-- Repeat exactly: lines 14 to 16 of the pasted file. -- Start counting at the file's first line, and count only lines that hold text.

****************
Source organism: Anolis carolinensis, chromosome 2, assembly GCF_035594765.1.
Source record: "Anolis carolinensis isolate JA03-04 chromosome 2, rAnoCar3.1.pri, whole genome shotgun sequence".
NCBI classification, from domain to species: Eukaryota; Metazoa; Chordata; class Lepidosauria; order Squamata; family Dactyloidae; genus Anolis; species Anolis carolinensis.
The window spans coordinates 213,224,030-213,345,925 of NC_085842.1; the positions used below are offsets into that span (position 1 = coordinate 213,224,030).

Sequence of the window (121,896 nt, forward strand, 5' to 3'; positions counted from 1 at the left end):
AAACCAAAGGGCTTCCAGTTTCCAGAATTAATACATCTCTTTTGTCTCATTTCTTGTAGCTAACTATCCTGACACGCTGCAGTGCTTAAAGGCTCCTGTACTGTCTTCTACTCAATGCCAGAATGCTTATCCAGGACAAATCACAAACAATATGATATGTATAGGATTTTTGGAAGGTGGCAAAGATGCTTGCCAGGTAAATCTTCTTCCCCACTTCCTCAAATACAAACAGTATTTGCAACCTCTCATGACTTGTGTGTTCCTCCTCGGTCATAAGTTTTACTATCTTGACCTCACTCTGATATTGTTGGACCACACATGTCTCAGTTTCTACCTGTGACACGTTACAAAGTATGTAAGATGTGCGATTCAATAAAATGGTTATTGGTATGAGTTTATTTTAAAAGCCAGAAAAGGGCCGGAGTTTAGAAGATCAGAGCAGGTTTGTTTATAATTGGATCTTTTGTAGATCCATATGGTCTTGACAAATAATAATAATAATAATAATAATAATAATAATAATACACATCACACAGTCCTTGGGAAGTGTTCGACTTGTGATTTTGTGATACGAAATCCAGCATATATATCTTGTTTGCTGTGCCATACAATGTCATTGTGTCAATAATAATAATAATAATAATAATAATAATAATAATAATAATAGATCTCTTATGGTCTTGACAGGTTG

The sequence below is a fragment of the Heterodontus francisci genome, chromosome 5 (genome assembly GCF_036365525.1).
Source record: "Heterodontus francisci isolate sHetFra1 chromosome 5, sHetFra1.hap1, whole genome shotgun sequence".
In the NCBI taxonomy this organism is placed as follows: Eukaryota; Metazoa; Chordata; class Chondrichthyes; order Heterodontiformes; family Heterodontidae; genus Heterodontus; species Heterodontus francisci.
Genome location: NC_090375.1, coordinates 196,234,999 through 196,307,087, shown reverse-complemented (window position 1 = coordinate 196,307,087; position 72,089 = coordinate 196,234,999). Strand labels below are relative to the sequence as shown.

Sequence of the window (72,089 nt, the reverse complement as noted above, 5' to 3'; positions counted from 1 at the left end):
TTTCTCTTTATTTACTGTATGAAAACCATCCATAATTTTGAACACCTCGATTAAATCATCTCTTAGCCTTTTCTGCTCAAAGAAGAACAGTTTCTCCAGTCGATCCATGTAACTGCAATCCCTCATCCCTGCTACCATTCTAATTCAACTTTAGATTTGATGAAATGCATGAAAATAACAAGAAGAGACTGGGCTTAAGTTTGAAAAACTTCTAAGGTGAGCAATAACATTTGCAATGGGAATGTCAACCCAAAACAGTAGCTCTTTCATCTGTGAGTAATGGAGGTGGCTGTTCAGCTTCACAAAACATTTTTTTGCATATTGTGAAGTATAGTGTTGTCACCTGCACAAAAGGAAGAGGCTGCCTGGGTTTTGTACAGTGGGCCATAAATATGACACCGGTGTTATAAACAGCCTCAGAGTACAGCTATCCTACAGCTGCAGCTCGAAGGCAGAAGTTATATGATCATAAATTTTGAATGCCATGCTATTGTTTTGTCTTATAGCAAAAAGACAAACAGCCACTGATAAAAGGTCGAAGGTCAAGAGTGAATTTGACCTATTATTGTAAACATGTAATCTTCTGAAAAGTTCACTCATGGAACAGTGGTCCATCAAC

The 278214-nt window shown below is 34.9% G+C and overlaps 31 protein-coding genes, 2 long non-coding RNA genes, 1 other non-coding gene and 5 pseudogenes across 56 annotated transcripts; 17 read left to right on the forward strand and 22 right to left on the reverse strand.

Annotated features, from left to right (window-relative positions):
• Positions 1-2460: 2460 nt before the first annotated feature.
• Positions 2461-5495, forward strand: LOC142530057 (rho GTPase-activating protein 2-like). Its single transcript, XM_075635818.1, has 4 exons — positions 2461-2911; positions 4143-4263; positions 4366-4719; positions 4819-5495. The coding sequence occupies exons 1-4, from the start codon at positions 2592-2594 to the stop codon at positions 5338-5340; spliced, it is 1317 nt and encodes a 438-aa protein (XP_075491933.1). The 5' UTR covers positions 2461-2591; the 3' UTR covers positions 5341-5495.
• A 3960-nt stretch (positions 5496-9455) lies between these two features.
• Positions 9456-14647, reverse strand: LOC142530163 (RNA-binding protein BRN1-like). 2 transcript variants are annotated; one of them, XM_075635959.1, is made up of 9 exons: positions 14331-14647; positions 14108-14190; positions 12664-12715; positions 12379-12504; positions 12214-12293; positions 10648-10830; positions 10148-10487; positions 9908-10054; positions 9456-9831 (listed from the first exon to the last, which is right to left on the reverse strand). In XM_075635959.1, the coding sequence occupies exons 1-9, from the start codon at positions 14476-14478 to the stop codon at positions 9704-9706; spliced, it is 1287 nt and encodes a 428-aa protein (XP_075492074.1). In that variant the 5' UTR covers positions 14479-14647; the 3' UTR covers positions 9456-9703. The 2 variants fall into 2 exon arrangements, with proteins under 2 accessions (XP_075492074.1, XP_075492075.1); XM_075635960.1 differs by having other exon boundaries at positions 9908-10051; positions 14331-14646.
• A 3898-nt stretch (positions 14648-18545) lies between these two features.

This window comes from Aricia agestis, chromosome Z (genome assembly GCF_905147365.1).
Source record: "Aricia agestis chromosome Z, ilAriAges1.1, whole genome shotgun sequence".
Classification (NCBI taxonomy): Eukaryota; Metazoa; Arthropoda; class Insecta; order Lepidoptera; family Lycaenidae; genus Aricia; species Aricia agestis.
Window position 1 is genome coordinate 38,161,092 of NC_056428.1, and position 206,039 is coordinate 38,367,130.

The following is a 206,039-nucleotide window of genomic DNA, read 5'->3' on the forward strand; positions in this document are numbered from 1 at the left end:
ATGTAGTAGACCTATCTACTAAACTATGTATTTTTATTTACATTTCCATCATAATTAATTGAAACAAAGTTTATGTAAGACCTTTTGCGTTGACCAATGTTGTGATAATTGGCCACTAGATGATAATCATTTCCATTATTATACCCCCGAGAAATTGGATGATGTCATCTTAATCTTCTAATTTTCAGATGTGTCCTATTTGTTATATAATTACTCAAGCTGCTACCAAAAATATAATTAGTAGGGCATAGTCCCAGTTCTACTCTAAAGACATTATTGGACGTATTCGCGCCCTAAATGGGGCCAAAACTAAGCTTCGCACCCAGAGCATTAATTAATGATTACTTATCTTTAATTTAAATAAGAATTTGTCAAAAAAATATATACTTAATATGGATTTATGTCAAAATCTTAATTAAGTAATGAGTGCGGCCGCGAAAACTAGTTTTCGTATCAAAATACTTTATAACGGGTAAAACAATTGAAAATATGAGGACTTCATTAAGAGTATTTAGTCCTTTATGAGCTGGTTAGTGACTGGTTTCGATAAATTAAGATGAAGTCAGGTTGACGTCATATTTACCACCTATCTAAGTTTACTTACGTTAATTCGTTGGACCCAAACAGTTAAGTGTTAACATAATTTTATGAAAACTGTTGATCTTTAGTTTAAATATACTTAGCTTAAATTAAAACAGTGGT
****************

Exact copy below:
Annotated features, from left to right (window-relative positions):
• Positions 1-2460: 2460 nt before the first annotated feature.
• Positions 2461-5495, forward strand: LOC142530057 (rho GTPase-activating protein 2-like). Its single transcript, XM_075635818.1, has 4 exons — positions 2461-2911; positions 4143-4263; positions 4366-4719; positions 4819-5495. The coding sequence occupies exons 1-4, from the start codon at positions 2592-2594 to the stop codon at positions 5338-5340; spliced, it is 1317 nt and encodes a 438-aa protein (XP_075491933.1). The 5' UTR covers positions 2461-2591; the 3' UTR covers positions 5341-5495.